CHAPTER EIGHT - The Big Push
23rd March 1918
It is very late. The mess is empty except for a few chess players including Kettering and Ziegel trading jokes at the bar. I am sitting at a dark corner table gathering my thoughts about the last week, unnoticed by the others.
The "Big Push" finally began on March 21st. This is supposed to be the final offensive, the largest yet in this bloody war. It is intended to push our enemies all the way back to Paris, breaking their spirit before the Yanks can join the war in force.
Heidemann gathered us for a briefing before the start. I put up the maps, he gave the speech and Stachel made smart ass comments from the back of the room. Our Jasta is one of eight to be involved at the start of the push. We are to provide low-level cover for the advancing troops.
He also announced that we are to get a limited shipment of a new type of aircraft to help support the effort. The Fokker DVII is rumored to be the finest fighter aircraft in the world and would surely tip the scales in our favor. Stachel badgered Heidemann with questions. He became incensed when he heard the aircraft would go to the most experienced pilots first.
As expected things didn't go exactly as planned. The Push began all right, but mist made our assignment impossible. For three days we listened to the booming artillery and watched the weather reports. Finally today it cleared and our pilots began their three sorties a day flying low-level strafing missions over the front lines.
With that kind of assignment, I will be very busy collecting bodies and sending letters home to families.
When the weather cleared he asked me to visit Bruno in his quarters and make sure he got to the line on time. And what a painful visit that was! His bedroom was a mess and had that sick sweet smell of sweat and cognac. He was badly hung over. When I suggested I could send in a crew to clean up and air the place out, he jumped all over me.
On the flight line, Heidemann made a point of placing Stachel in his Kette and gave him specific instruction to stay by his side during the first couple sorties. Good thing he did. Ground level attacks are high risk and we lost both Dietrich and Tallmann that morning.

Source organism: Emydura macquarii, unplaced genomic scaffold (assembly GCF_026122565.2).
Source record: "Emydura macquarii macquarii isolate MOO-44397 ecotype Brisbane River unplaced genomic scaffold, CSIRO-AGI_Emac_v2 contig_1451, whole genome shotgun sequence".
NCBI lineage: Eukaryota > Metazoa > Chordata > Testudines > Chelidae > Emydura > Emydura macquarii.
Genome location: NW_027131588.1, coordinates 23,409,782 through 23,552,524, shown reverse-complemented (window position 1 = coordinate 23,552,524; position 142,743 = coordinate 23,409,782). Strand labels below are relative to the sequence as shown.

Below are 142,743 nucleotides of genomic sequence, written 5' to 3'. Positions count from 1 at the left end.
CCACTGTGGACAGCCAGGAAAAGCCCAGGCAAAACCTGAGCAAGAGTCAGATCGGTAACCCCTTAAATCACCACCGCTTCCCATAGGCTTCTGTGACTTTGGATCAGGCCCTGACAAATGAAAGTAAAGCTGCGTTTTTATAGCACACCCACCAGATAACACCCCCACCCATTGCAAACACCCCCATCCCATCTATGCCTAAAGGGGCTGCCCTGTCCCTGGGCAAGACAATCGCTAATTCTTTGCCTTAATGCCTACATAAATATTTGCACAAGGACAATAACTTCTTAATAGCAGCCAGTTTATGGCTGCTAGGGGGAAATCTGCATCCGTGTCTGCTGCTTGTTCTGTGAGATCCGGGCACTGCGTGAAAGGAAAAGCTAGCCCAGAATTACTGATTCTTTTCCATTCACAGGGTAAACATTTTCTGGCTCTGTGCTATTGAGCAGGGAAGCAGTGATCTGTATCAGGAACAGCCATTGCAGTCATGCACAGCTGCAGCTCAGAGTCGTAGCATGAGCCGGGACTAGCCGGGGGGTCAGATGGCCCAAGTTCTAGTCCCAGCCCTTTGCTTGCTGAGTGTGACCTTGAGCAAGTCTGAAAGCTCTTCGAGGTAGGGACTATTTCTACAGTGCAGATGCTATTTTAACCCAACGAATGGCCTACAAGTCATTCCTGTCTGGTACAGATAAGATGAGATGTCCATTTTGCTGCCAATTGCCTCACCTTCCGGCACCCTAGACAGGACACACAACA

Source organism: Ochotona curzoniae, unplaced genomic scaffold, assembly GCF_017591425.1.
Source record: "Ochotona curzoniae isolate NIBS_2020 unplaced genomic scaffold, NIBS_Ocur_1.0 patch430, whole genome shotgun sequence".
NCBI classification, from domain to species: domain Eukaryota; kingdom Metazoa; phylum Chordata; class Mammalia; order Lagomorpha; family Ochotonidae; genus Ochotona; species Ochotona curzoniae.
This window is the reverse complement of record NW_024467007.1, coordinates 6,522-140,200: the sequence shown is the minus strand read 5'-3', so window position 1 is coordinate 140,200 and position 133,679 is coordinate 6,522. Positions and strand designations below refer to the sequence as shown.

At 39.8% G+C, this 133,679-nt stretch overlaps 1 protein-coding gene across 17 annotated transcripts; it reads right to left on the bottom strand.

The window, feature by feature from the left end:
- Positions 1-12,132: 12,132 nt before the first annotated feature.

Heidemann appears to have special plans for Stachel, but I can't figure out what it is all about.
When they returned, Stachel was dazed and struggled to get out of his aircraft. Wili teased him a bit for his timid performance and that woke him up. He stormed off to the mechanic's tent and threatened to kill Ziegel if he didn't clean up the inside of his cockpit.
Stranger than all that was our Hauptmann's visit to see Stachel at the end of the day. He walked up to my desk and grabbed a pad of blank Combat Reports and told me he needed to visit Stachel to make sure he completed his paperwork. As he was walking out he commented, "Young Stachel needs to learn to follow orders, I told him to stay by my side today and he ignored me. I can't afford for him to get himself killed."
I don't understand why our Jastaführer is so protective of him, but I better find out soon.
My thoughts are interrupted when Stachel makes a noisy entrance into the mess and approaches Kettering and Ziegel at the bar. A drunk Stachel is a friendlier guy than a sober Stachel and boy is he friendly tonight. After a bit of small talk, he apologizes to Ziegel and manages to talk a bottle of cognac out of Kettering. He heads out the door smiling, bottle under his arm. Mission accomplished!
At 2 a.m. they close up the Officer's Mess. I am the only one left and walk back to the Aerodrome through the village alone. The artillery stopped at midnight so it is blissfully quiet, dark and deserted. As I cross the bridge the booming of the artillery starts up again. I have my camera gear with me so I take this photo. All those munitions create a man-made sunrise on the wrong horizon at the wrong time of day.
A strange ending to a strange day.